By Crystal Chung @crystalkchung

AN INTREPID photographer sailed to Antarctica to capture the beauty and wilderness of the White Continent

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During the three-week-long expedition, Massimo, was the only passenger to not experience motion sickness when sailing across the Drake Passage

Massimo Rumi, from Reggio in Italy, took the stunning images of icebergs, penguins and the desolate polar landscape during a three week sailing expedition at the end of 2015.

The Sydney-based photographer fulfilled a lifelong dream by visiting Antarctica on the nine-man, 50ft sailing yacht.

Electric blue to dazzling white, the icebergs come sculpted by the sea and the sun into an amazing variety of shapes

He said: “I had been to more than 100 countries but what I was really missing was a remote and almost unexplored place, where you can experience true isolation, where everything is untouched and unique and I immediately thought of Antarctica.

Rumi encounters thousands of Gentoo Penguins in their natural habitat

“I did some research, looking for something different than the big cruise-ships where you find yourself with hundreds of people and you do not have much flexibility and freedom of movement.

“But then I came across a photographer who was organising a photo tour on board a small sailing yacht for only nine people including the crew."

Massimo said: “Every single day was overwhelming, the mindfulness I have experienced in Antarctica was nothing like any other trip in my life"

Massimo was the only passenger who managed to avoid motion sickness during the crossing of the Drake Passage - deemed 'the world’s most dangerous sea’.

However, he did face his own person battles with claustrophobia while having to sleep in one of the yacht’s tiny bunk beds.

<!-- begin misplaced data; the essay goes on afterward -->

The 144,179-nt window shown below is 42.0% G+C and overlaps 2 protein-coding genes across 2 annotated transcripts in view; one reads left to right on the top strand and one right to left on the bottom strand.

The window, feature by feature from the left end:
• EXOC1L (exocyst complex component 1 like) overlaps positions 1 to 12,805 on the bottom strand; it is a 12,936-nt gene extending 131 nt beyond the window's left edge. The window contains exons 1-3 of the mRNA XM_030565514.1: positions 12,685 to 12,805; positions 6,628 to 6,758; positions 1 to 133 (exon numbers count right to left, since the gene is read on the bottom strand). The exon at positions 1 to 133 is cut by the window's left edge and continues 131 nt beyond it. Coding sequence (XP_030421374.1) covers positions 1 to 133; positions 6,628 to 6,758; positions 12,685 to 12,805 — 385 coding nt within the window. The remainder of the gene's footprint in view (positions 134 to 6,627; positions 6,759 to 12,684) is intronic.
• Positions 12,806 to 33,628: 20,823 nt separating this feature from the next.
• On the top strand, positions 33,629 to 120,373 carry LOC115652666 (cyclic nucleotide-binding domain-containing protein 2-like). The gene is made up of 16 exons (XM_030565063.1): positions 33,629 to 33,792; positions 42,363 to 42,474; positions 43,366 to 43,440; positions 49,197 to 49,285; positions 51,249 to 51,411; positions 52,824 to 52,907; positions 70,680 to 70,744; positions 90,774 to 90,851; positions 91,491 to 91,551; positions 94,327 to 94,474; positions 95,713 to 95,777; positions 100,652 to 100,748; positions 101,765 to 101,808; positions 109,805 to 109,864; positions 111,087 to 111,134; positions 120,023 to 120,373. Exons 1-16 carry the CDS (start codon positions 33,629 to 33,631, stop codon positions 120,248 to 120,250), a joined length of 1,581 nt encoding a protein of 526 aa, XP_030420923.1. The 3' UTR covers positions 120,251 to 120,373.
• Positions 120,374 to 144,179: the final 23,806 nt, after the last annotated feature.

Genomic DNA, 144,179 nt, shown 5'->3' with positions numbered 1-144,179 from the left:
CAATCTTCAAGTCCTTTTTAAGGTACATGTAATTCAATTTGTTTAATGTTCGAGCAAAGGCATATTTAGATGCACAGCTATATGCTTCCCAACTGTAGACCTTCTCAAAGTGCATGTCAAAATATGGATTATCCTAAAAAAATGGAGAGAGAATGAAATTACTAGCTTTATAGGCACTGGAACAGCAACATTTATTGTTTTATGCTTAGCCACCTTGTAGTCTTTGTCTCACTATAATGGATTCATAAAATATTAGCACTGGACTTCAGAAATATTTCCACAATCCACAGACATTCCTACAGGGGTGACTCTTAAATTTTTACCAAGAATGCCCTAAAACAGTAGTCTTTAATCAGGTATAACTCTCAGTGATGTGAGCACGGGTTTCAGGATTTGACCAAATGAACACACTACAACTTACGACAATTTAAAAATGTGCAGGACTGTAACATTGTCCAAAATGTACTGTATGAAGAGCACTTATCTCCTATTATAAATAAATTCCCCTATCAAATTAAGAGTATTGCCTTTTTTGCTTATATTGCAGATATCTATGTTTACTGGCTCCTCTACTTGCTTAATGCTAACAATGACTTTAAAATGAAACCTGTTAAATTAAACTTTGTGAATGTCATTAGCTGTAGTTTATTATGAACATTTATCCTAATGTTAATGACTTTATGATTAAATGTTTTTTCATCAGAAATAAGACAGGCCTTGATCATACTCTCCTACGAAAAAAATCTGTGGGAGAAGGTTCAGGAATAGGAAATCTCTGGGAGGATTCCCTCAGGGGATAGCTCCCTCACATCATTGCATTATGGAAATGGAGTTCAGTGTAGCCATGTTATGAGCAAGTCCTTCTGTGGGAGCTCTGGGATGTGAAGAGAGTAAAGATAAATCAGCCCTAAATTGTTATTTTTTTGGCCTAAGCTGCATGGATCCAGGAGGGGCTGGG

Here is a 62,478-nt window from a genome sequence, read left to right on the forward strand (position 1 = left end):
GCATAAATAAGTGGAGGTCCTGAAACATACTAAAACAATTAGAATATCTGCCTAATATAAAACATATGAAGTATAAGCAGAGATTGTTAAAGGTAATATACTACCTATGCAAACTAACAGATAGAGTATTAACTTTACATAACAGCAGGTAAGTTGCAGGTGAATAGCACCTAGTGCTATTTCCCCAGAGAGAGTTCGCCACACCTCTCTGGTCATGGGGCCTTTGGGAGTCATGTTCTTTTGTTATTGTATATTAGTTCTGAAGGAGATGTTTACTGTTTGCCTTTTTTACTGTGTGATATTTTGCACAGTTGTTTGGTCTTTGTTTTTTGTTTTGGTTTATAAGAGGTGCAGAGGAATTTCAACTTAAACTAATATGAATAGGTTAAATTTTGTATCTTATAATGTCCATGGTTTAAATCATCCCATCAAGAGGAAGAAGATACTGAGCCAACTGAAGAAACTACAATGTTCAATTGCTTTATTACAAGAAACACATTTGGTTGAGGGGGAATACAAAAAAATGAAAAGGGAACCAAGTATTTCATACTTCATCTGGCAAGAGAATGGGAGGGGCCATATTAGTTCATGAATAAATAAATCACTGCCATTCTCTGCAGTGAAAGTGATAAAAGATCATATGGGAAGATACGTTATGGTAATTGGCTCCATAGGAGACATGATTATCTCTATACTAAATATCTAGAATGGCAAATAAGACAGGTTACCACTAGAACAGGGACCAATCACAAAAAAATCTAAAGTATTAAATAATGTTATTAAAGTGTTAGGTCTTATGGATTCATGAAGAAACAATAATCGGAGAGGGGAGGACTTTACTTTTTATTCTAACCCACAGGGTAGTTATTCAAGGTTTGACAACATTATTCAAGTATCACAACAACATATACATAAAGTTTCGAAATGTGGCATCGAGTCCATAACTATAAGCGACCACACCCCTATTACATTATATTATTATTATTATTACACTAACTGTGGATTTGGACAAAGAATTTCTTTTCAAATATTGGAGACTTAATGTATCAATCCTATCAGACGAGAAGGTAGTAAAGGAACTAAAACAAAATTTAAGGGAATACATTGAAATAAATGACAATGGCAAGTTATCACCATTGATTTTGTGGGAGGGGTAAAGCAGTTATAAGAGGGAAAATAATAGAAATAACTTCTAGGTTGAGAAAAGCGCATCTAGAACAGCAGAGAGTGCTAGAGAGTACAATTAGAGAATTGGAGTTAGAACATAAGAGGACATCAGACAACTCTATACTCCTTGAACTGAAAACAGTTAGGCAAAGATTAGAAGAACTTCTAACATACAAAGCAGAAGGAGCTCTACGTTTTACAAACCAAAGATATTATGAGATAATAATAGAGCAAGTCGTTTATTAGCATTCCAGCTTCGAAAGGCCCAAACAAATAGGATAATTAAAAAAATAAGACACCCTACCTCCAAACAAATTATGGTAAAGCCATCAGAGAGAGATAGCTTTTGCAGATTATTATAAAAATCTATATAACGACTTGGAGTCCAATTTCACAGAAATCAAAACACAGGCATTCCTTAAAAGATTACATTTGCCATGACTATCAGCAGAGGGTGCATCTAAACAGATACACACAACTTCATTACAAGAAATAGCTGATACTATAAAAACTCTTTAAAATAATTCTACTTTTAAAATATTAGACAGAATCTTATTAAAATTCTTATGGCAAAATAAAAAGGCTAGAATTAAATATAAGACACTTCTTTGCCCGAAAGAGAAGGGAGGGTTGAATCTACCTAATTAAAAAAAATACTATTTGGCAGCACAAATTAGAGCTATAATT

The view from above the 50-feet sailing yacht that Massimo and eight others sailed on for 3 weeks

He said: “I was the only one not to experience motion sickness during the Drake crossing, but being claustrophobic I did struggle to sleep in the bunk.

“It took me some time to adapt to the small confined place of a sail boat as my only sailing experience was in larger boats, in warm weather, and for only few days.

The expedition was a life long dream for the professional photographer who has travelled to more than 100 countries

"In this situation we were nine people, in freezing cold weather, with no shower for three weeks, with almost 20 hours of sunlight, strong winds and big waves.”

Antarctica remains one of the least known and yet most intriguing destinations in the world

Antarctica has never been permanently occupied by man and is only accessible from November to March. It has no towns, no villages, no habitation - bar the odd research station.

Massimo said: “Every single day was overwhelming. The mindfulness I have experienced in Antarctica was nothing like any other trip in my life.

Massimo said: "The Gentoo penguins were very friendly and inquisitive animals"

"I guess our mind is not prepared for what you see there. It has a way of changing you. It’s a place of incredible beauty and teeming wildlife.

“A special moment was when we crossed the Polar Front and we started to see our first icebergs. No photographs can prepare the mind for this spectacle.

The term "iceberg" refers to chunks of ice larger than 5 meters (16 feet) across

"Electric blue to dazzling white, the icebergs come sculpted by the sea and the sun into an amazing variety of shapes.”

With temperatures dipping to a bitterly cold -10 degrees celsius even during Antarctica’s summer season, Massimo’s main worry was having equipment capable of withstanding the extreme cold.

During the trip Massimo’s main worry was having equipment capable of withstanding the extreme cold

He added: “As a photographer my main worry was about having the right photo equipment with plenty of memory cards and batteries, and more than one camera body.

The cold waters surrounding Antarctica are home to most of the icebergs on Earth

"You don’t want to take any risks when you go on a once in a lifetime trip.

“I took with me three camera bodies and unfortunately on my first landing my canon 70-200 lens fell off a rock and I could not use it anymore. It was the only tele lens I had with me.

This frozen continent at the end of the Earth has never been permanently occupied by man and is only accessible from November to March

“What started off as a disaster ended up actually being a good thing. I was able to take more intimate and closer shots of the wildlife and I was able to capture the mood and atmosphere of Antarctica.”

To see more of Massimo’s Antarctica adventures, visit his website at www.massimorumi.com